Rooks was what doctors call "morbidly obese," but she didn't need a doctor to tell her that her weight was going to kill her.
"I would be lucky to see 30," Rooks said at the time.
Rook's mother, Marie Johnson, understood her daughter's plight. She was 370 pounds herself and found she was losing her breath just walking.
It was a desperate situation, and it called for what seemed like a desperate solution. Rooks and Johnson both had obesity surgery. Dr. Mathias Fobi turned each woman's normal, 50- to 80-ounce stomach into a tiny, 2-ounce pouch in a procedure called a gastric bypass.
In such surgery, the stomach is separated from the intestine and divided into two parts. The larger part becomes inactive. The smaller part is made into a pouch, reconnected, and becomes a tiny, new stomach, capable of holding only two ounces.
Starving, their bodies started shedding pounds.
A year ago, one year after their operations, 48 Hours went back to Yucca Valley, Calif., to see how the two women were doing.
At that time, Rooks weighed 322 pounds; she had lost 204 pounds in the year. Johnson had lost 170 pounds, almost half her original weight.
"Now I like to walk fast," she said, "and when someone's walking with me, if they can't walk fast, I'd just as soon walk by myself."
Losing 200 pounds had given Rooks a new life. She was able to work for the first time, she wore normal clothes and she even went on dates. She was happier, and healthier.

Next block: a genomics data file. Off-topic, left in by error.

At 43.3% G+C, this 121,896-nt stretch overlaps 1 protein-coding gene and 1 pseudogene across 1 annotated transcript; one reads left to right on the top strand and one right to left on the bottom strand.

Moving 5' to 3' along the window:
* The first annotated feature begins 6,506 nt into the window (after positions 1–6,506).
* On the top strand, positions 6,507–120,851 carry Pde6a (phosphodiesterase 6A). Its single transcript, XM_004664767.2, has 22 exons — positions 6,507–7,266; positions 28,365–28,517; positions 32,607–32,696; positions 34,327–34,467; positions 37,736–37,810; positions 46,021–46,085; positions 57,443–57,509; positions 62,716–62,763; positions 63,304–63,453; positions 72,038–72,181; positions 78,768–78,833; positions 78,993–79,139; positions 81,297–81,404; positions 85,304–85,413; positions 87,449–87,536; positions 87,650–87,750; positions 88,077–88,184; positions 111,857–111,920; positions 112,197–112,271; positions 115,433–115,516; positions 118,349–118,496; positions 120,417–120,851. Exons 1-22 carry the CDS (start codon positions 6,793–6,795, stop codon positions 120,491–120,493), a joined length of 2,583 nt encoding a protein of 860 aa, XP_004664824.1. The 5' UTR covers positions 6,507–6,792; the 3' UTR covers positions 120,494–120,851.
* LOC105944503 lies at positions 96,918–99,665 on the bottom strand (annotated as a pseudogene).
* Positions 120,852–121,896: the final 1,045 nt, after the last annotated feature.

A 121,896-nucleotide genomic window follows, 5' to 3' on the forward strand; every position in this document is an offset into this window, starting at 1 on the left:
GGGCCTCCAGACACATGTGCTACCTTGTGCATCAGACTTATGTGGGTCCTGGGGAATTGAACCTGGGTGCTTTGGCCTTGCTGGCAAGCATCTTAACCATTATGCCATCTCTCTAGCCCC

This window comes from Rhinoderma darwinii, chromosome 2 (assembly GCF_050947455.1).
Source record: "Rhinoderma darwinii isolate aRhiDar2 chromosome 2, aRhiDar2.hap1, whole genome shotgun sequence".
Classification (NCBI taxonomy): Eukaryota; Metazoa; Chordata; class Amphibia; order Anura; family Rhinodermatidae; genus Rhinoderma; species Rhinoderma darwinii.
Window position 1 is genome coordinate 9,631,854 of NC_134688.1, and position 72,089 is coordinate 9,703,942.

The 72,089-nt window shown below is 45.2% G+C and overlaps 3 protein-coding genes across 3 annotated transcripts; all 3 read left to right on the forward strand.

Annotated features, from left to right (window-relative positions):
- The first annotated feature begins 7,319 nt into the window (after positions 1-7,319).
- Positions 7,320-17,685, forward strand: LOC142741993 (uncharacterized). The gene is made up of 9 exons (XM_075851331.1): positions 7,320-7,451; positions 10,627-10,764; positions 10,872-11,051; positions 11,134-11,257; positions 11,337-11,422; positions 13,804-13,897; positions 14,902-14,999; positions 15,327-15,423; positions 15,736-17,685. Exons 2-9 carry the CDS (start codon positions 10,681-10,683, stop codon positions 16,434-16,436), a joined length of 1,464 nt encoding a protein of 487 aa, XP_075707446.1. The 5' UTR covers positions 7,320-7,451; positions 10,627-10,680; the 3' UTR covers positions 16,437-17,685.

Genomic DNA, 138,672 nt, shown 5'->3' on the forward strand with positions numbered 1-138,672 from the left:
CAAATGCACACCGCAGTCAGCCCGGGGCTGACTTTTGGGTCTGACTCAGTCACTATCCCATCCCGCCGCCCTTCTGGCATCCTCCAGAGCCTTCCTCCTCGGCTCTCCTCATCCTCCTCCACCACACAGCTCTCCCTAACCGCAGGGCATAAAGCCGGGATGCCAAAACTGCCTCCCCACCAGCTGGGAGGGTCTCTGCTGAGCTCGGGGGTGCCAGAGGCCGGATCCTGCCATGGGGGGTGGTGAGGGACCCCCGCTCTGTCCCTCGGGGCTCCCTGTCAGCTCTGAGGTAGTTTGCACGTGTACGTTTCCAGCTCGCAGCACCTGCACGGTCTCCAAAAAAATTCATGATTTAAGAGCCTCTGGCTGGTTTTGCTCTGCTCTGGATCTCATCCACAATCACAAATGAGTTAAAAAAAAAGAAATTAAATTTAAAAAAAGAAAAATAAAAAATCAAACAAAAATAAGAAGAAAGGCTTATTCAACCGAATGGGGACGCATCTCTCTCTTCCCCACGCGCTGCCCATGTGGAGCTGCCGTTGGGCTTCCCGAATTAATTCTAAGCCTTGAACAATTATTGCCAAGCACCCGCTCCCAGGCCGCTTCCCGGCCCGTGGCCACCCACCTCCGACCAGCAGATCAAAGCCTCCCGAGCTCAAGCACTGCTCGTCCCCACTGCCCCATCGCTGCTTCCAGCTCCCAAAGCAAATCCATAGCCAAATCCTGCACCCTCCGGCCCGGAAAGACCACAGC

Today, Rooks weighs 310 pounds; she has only dropped 11 more pounds in the last year. She still is consdered morbidly obese.
"I don't think my body's gonna lose anymore," she says. "It's plateaued. It's pretty much stayed the same."
Rooks has also experienced emotional problems more common to a young teen than a 21-year-old woman.
"Last year, the first guy that came up to me and said, 'I love you,' I was ready to jump," she says. "I moved across the country, I left in the middle of the night, and it ended up being the worst mistake of my whole entire life"
Johnson thinks her daughter could use some counseling; Fobi thinks she could use more surgery. He wants to remove the hanging skin caused by Ruthie's massive weight loss, and he wants to revise the original gastric bypass so Ruthie can start losing weight again.
The new surgery would bypass more of her small bowel so the body would absorb less food. But there are risks involved. Her body would practically starve itself on fewer than 800 calories a day, risking malnutrition - a huge gamble Ruthie seems willing to take.
"Even though I know where I've been and what I've lost," she says, " a lot of people don't and they still look at me as overweight."
The price tag to get thinner is steep: $10,000. Rooks has no insurance so she sold her new car to pay for the surgery.
Suddenly, on the morning of her surgery, Rooks changes her mind and leaves the hospital.
"I got scared, spooked," she says. "I just sat there and I thought, 'Why am I gonna do this?'"
Fobi says she is at risk for developing some health problems from being 300 pounds in weight.
"I've come a long way," she says. "I went from being a sideshow to being healthy. If you see my tests, there's nothing wrong with me, and it was out of vanity that I wanted to have a tummy tuck and my arms done."
In the end, Rooks says, "I was put on this earth as a heavy girl, and there's nothing wrong with a heavy girl. Heavy girls can be beautiful. It shouldn't really matter what I look like. It matters who I am."
July 2002 Update
Ruthie has maintained her weight. She is considering surgery to remove excess skin, but not until after she gets married. There are no marriage plans on the horizon, although she does have a live-in boyfriend. Ruthie's mom, Marie, has put on 15 lbs and is working now on taking the excess weight off.
© MMII, CBS Worldwide Inc. All Rights Reserved